Here we are on another Monday morning, after a full and wonderful summer weekend. One child retrieved from running camp, then dropped directly off at another camp. And a second child retrieved to settle into the rest of his summer at home. That is, until theater camp starts for him in August. Phew! Steve and I have often remarked that despite there being such a strong and wonderful community of homeschoolers in our area, and with so many great offerings all the time....there is still this surge in the summertime of the kind of intensive learning and playing that happens at camps when the focus is long and thorough. Summer intensives - whether ballet or running or horses or Quaker camp or whatever it may be - are just so conducive to that kind of intense learning. And living, of course - they are one in the same.
Meanwhile, back on the farm, as we say....I think we're all feeling that similar parallel of intensity in life and learning. SO much happens in a summer day. Once in a while, that tips towards overwhelm and long to do lists that seem impossible to complete, and we start to panic that maybe we won't get enough wood cut for this winter, and my, won't that be cold? (Yes, it would be very!) But then, the next day rolls around and the kids are more than happy to ride into the woods on the trailer of the tractor while we haul more firewood up to be cut and stacked, and before we know it, a whole morning has gone by and so much has been done. Adelaide brings Almanzo the cat and talks to him the whole time, Annabel has her racket (you never know when it might be needed - for what, I do not know) and talks, again, about her plan for her halloween costume - a Knight Princess ("a beautiful knight that shoots things!" hmn......). And Harper, well Harper certainly finds plenty of ways to keep busy in the woods. He's Papa's right hand man, that's for sure. Always nearby to lend his hatchet, or give Steve some pointers on what might be causing that tractor the trouble it's having. He's often right.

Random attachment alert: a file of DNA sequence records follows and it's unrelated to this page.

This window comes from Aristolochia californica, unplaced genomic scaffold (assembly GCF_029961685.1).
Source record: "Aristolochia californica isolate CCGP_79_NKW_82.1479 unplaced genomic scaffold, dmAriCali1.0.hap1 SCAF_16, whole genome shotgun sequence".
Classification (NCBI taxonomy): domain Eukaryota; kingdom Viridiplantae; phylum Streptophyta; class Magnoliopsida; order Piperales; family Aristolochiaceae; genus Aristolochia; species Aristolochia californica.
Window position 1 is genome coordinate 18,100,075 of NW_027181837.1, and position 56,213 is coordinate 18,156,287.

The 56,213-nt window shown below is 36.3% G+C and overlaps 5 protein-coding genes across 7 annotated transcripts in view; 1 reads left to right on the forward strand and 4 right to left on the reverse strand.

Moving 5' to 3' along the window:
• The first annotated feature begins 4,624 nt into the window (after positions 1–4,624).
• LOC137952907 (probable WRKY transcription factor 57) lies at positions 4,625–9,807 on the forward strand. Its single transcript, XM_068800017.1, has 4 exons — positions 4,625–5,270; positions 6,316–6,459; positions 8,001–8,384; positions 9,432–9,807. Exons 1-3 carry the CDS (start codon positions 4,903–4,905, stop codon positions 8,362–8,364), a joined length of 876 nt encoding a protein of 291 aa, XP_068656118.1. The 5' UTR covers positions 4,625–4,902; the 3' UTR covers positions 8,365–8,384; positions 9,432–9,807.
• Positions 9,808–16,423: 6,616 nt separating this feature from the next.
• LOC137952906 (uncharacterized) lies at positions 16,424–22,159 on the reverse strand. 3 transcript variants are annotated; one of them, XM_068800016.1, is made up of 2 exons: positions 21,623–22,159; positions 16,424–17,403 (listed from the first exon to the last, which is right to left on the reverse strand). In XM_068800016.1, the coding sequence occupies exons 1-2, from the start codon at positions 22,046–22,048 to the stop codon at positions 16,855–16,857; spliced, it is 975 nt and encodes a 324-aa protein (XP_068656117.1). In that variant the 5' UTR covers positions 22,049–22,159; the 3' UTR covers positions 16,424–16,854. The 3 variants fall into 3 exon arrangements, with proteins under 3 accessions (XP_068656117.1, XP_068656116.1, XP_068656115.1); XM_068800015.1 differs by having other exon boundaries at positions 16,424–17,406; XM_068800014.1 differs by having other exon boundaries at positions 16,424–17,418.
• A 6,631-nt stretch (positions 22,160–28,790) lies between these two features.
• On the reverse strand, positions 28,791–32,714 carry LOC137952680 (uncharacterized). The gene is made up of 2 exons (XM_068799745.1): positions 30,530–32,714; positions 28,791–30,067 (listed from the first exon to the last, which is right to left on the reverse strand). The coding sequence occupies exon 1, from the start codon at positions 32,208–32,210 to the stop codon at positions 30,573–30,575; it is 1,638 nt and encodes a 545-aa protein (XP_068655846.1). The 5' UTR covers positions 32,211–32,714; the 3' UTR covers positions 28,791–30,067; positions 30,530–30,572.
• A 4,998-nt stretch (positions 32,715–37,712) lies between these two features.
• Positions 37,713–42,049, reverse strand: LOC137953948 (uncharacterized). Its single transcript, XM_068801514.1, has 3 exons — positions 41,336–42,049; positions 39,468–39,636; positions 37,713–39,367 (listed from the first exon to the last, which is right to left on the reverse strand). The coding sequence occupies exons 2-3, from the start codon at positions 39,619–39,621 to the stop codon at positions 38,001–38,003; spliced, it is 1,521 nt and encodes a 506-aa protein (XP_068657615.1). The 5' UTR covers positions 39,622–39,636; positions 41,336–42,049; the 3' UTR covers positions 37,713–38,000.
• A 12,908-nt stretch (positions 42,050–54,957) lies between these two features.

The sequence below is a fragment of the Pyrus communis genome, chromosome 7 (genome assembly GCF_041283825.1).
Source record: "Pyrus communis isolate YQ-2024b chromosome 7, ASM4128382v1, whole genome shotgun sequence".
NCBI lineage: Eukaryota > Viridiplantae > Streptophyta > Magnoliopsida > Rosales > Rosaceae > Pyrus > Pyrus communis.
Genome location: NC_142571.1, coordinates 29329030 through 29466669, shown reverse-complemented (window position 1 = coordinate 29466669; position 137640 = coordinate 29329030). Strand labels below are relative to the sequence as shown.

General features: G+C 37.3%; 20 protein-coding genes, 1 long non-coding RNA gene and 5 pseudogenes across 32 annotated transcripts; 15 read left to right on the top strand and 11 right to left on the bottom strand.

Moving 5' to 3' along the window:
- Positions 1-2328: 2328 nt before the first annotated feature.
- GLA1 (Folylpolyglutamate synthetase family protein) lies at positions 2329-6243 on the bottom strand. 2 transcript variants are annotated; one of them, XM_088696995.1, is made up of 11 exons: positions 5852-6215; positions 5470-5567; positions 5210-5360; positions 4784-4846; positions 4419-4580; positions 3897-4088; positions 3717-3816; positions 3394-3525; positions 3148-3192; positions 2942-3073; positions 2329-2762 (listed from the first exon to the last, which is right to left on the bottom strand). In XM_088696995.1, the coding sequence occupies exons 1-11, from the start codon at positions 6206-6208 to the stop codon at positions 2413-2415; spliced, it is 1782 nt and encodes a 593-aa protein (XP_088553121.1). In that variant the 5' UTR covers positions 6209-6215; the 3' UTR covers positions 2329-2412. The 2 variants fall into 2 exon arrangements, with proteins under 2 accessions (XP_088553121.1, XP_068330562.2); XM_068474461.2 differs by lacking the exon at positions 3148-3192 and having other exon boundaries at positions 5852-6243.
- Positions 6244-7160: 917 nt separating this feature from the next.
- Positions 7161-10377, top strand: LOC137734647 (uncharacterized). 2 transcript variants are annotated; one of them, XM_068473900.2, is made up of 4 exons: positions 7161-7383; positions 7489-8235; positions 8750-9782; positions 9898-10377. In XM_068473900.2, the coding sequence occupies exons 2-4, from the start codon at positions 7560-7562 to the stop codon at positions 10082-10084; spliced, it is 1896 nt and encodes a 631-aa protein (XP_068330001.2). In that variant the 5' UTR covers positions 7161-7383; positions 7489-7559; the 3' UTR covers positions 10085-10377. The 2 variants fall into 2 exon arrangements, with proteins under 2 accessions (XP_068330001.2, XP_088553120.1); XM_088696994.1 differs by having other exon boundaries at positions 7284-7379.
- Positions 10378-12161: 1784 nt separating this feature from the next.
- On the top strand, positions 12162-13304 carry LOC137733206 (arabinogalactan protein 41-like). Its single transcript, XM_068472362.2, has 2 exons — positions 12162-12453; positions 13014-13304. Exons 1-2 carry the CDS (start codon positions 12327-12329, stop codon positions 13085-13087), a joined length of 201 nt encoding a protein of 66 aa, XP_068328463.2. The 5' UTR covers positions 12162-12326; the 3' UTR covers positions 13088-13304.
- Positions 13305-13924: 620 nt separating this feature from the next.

They'll break for lunch, and maybe we'll get back out there, though the kids will likely disperse into their own adventures - whatever those may be. Maybe I'll finish painting the garden shed and get that put back together, which will surely be a beacon for all to come and beg for some time to paint. It's easy to say yes out there. And at the end of the day, I hope someone suggests a jump in the lake. I'm sure the answer will be yes (I'll make sure of it).
It can be tricky sometimes, in the moments, in the days, to remember what's getting done, or to feel like anything is getting done at all. Of course it is, one day at a time, one more tractor load hauled from the woods, one more coat of paint. But it's impossible to forget the help we have in doing it. That, of course, is the great joy at the end of the day that I remember most of all. A pile of wood in the woodshed is surely satisfying (and necessary), but nothing beats the pile of tired, happy kids in the bed at the end of the day. That's the real reward of a long summer's day of work.